03 OCT 2016 | JMAWR | Pearl Crescent (mating pair)

Pearl Crescent is a common species of butterfly that is abundant at many of the wildlife-watching locations I visit. Although I’ve seen many Pearl Crescents, this is the first mating pair I’ve seen/photographed.

Copyright © 2017 Walter Sanford. All rights reserved.

Variegated Fritillary butterflies (mating pair)

January 26, 2017

A mating pair of Variegated Fritillary butterflies (Euptoieta claudia) was spotted near Mulligan Pond at Jackson Miles Abbott Wetland Refuge (JMAWR), Fairfax County, Virginia USA.

A mating pair of Variegated Fritillary butterflies (Euptoieta claudia) spotted near Mulligan Pond at Jackson Miles Abbott Wetland Refuge, Fairfax County, Virginia USA.

14 OCT 2016 | JMAWR | Variegated Fritillary (mating pair)

Notice the contrast in appearance between the dorsal view (shown above) and the ventral view (shown below).

A mating pair of Variegated Fritillary butterflies (Euptoieta claudia) spotted near Mulligan Pond at Jackson Miles Abbott Wetland Refuge, Fairfax County, Virginia USA.

14 OCT 2016 | JMAWR | Variegated Fritillary (mating pair)

Copyright © 2017 Walter Sanford. All rights reserved.

Peopoll’s Choice Awards – Top 10 Photos of 2016

January 22, 2017

Ladies and gentlemen, the people have spoken. It’s time to announce the winners of the Peopoll’s Choice Awards for my Top 10 Photos of 2016. The Top 10 photos were selected using reader feedback. Sincere thanks for your participation!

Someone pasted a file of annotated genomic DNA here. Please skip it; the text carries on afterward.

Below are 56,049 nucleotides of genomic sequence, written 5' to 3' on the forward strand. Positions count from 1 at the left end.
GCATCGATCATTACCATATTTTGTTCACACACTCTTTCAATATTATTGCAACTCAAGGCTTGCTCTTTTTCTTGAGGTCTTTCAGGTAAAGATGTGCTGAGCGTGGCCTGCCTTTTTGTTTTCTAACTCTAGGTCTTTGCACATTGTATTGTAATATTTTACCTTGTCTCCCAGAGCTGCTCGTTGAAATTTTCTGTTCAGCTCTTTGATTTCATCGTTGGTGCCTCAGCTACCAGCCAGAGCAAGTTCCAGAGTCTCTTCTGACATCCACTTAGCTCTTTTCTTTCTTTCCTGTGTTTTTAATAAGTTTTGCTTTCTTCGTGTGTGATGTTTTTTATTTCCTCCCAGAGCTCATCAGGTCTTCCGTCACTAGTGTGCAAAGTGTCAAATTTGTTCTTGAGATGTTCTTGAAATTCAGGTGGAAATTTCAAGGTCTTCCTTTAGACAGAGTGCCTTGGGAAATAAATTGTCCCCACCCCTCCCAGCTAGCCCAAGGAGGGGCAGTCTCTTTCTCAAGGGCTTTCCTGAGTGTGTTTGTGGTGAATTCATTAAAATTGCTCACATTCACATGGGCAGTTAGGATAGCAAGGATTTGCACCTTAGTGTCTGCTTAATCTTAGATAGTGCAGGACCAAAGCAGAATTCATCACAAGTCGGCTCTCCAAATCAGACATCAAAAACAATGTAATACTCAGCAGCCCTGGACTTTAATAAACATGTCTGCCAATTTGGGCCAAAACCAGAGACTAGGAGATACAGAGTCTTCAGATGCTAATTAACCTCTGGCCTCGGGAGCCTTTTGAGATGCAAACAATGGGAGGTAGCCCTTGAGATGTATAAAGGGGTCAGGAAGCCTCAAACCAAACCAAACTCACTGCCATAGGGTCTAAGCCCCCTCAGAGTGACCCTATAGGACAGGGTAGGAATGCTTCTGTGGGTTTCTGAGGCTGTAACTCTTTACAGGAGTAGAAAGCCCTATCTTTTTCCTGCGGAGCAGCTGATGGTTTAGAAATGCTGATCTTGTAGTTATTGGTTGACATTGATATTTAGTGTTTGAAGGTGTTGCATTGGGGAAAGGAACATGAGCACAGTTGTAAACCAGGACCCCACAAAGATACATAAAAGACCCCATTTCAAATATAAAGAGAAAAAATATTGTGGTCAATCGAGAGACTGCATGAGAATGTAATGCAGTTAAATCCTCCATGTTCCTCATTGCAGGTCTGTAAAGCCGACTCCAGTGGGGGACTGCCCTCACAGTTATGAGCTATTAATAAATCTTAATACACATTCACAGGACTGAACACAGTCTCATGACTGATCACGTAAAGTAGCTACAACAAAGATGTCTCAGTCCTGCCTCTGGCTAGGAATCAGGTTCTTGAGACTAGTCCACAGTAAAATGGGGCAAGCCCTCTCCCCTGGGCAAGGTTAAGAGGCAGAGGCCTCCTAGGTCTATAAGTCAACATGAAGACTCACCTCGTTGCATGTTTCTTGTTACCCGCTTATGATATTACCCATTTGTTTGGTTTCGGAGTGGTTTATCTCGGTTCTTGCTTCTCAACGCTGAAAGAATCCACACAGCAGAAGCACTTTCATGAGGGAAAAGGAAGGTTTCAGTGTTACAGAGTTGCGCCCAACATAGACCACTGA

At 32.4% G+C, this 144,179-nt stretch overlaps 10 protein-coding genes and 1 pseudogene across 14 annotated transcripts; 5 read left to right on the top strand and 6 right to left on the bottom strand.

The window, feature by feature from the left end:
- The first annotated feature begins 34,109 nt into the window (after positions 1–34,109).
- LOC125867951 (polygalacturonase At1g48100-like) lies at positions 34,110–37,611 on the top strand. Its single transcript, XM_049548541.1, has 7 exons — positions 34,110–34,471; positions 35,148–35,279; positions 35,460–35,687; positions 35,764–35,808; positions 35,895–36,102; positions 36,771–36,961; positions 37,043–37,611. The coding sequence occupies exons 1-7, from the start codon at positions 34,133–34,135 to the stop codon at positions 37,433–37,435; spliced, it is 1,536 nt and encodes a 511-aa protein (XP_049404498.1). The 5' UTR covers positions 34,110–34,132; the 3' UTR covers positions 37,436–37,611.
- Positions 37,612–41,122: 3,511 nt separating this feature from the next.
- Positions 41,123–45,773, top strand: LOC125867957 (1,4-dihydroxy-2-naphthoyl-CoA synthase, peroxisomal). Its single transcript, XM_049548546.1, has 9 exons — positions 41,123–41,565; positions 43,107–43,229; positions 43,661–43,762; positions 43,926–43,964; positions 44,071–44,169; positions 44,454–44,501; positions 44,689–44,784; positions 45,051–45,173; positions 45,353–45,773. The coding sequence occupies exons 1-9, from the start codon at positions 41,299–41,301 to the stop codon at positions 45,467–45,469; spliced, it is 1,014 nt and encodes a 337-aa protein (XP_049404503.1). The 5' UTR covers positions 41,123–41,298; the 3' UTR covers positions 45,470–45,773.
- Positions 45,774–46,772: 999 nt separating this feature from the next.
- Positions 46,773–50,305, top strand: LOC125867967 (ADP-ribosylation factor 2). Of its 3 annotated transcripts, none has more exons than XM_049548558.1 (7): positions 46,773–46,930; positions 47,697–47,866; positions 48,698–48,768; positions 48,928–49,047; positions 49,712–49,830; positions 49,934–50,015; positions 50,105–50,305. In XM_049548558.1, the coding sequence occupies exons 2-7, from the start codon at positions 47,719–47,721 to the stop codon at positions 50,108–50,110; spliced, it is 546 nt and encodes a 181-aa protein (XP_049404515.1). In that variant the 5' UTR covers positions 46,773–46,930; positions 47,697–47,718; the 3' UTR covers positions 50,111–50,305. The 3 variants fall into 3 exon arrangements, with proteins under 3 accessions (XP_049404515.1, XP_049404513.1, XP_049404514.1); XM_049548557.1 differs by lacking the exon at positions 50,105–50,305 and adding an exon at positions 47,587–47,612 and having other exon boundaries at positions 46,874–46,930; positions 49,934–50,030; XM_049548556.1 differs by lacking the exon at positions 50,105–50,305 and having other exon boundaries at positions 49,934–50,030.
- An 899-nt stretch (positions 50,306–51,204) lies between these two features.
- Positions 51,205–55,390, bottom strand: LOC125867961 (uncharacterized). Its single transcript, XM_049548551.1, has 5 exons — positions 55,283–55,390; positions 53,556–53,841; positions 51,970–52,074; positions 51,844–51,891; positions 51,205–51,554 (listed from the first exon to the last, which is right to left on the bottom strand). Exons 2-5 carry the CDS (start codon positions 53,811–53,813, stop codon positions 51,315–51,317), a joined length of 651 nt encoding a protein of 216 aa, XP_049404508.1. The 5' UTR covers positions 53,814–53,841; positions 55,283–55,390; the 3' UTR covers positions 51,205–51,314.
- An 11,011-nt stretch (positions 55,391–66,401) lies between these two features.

Award-winning photos are presented in order of most-to-least votes. I cast the tie-breaking votes for the last four winners (No. 7-10), chosen from five photos that received the same number of your votes. In other words, I selected one of five photos to omit.

No. 1

No. 2

No. 3

No. 4

No. 5

No. 6

No. 7

No. 8

No. 9

No. 10

Editor’s Note: The following location codes are used in some photo captions, shown above.

Copyright © 2017 Walter Sanford. All rights reserved.

Camouflage

January 16, 2017

Some moths are so well camouflaged they’re easy to overlook — a good survival strategy that protects them from predators.

Tulip-tree Beauty moth

A Tulip-tree Beauty moth (Epimecis hortaria) was spotted near Hidden Pond, Meadowood Recreation Area, Fairfax County, Virginia USA.

Editor’s Note: Thanks to Bill Yule, a member of the BugGuide Facebook group, for identifying this specimen. Alonso Abugattas — Natural Resources Manager, Arlington County Parks, Virginia — added the following comment to the thread: “It’s the largest of our local geometrid (inchworm) moths.”

Underwing moth

An unknown species of Underwing moth (Catocala sp.) was spotted along the Hike-Bike Trail at Huntley Meadows Park.

The forest was so dark where this moth was perching that I had to set my external flash unit for high power in order to expose the subject properly, resulting in the underexposed background.

Editor’s Note: Thanks to Teá Kesting-Handly, a member of the BugGuide Facebook group, for identifying this specimen. Ms. Kesting-Handly cautioned that the species is challenging to identify without seeing the hindwings. Quoting a follow-up comment on Facebook, “I looked over my collection of Catocala again, and compared to your photos, and I can say with a high degree of certainty it is Catocala ilia.” Thanks for the extra effort on my behalf, Teá!

Copyright © 2017 Walter Sanford. All rights reserved.